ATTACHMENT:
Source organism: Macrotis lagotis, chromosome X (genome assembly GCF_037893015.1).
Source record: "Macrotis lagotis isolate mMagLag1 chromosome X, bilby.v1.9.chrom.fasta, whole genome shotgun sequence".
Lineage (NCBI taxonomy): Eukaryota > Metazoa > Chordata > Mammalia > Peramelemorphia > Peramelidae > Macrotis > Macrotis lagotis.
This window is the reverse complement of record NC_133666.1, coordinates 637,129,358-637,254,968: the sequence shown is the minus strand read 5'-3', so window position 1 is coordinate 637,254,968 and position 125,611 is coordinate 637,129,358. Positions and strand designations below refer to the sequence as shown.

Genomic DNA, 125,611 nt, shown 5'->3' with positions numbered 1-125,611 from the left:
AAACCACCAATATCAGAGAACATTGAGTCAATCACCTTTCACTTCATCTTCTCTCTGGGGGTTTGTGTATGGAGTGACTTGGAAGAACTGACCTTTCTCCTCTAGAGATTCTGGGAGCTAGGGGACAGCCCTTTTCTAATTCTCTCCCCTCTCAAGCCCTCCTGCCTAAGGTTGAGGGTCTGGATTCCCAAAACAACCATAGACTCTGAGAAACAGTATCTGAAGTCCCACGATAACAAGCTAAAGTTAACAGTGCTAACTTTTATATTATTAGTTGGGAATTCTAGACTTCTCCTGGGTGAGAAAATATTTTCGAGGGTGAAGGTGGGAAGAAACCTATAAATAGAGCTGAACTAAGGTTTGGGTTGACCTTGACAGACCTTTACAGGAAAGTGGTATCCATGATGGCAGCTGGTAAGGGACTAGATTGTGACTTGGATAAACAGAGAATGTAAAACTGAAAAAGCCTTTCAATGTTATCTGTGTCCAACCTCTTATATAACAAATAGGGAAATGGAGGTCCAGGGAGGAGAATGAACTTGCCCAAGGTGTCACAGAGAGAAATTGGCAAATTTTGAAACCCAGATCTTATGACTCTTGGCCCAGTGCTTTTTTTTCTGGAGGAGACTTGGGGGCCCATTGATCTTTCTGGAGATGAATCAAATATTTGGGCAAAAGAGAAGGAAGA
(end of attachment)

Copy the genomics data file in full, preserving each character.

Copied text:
Source organism: Macrotis lagotis, chromosome X (genome assembly GCF_037893015.1).
Source record: "Macrotis lagotis isolate mMagLag1 chromosome X, bilby.v1.9.chrom.fasta, whole genome shotgun sequence".
Lineage (NCBI taxonomy): Eukaryota > Metazoa > Chordata > Mammalia > Peramelemorphia > Peramelidae > Macrotis > Macrotis lagotis.
This window is the reverse complement of record NC_133666.1, coordinates 637,129,358-637,254,968: the sequence shown is the minus strand read 5'-3', so window position 1 is coordinate 637,254,968 and position 125,611 is coordinate 637,129,358. Positions and strand designations below refer to the sequence as shown.

Genomic DNA, 125,611 nt, shown 5'->3' with positions numbered 1-125,611 from the left:
AAACCACCAATATCAGAGAACATTGAGTCAATCACCTTTCACTTCATCTTCTCTCTGGGGGTTTGTGTATGGAGTGACTTGGAAGAACTGACCTTTCTCCTCTAGAGATTCTGGGAGCTAGGGGACAGCCCTTTTCTAATTCTCTCCCCTCTCAAGCCCTCCTGCCTAAGGTTGAGGGTCTGGATTCCCAAAACAACCATAGACTCTGAGAAACAGTATCTGAAGTCCCACGATAACAAGCTAAAGTTAACAGTGCTAACTTTTATATTATTAGTTGGGAATTCTAGACTTCTCCTGGGTGAGAAAATATTTTCGAGGGTGAAGGTGGGAAGAAACCTATAAATAGAGCTGAACTAAGGTTTGGGTTGACCTTGACAGACCTTTACAGGAAAGTGGTATCCATGATGGCAGCTGGTAAGGGACTAGATTGTGACTTGGATAAACAGAGAATGTAAAACTGAAAAAGCCTTTCAATGTTATCTGTGTCCAACCTCTTATATAACAAATAGGGAAATGGAGGTCCAGGGAGGAGAATGAACTTGCCCAAGGTGTCACAGAGAGAAATTGGCAAATTTTGAAACCCAGATCTTATGACTCTTGGCCCAGTGCTTTTTTTTCTGGAGGAGACTTGGGGGCCCATTGATCTTTCTGGAGATGAATCAAATATTTGGGCAAAAGAGAAGGAAGA